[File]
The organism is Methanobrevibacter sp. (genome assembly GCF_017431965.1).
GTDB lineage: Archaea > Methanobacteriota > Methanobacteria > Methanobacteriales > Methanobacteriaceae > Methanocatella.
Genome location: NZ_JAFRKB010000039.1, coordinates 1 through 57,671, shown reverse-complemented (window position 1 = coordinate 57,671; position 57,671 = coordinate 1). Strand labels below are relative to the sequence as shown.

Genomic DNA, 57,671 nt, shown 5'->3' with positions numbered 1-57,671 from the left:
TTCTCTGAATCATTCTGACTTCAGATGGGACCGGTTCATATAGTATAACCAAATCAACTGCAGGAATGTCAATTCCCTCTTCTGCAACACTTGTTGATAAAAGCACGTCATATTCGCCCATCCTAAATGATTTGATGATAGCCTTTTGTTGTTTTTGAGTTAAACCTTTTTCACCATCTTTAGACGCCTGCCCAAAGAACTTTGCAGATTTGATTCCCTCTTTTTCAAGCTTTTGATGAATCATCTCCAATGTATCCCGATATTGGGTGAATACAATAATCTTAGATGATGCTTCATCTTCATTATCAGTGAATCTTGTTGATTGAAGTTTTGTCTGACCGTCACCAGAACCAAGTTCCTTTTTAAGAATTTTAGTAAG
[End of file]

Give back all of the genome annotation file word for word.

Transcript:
The organism is Methanobrevibacter sp. (genome assembly GCF_017431965.1).
GTDB lineage: Archaea > Methanobacteriota > Methanobacteria > Methanobacteriales > Methanobacteriaceae > Methanocatella.
Genome location: NZ_JAFRKB010000039.1, coordinates 1 through 57,671, shown reverse-complemented (window position 1 = coordinate 57,671; position 57,671 = coordinate 1). Strand labels below are relative to the sequence as shown.

Genomic DNA, 57,671 nt, shown 5'->3' with positions numbered 1-57,671 from the left:
TTCTCTGAATCATTCTGACTTCAGATGGGACCGGTTCATATAGTATAACCAAATCAACTGCAGGAATGTCAATTCCCTCTTCTGCAACACTTGTTGATAAAAGCACGTCATATTCGCCCATCCTAAATGATTTGATGATAGCCTTTTGTTGTTTTTGAGTTAAACCTTTTTCACCATCTTTAGACGCCTGCCCAAAGAACTTTGCAGATTTGATTCCCTCTTTTTCAAGCTTTTGATGAATCATCTCCAATGTATCCCGATATTGGGTGAATACAATAATCTTAGATGATGCTTCATCTTCATTATCAGTGAATCTTGTTGATTGAAGTTTTGTCTGACCGTCACCAGAACCAAGTTCCTTTTTAAGAATTTTAGTAAG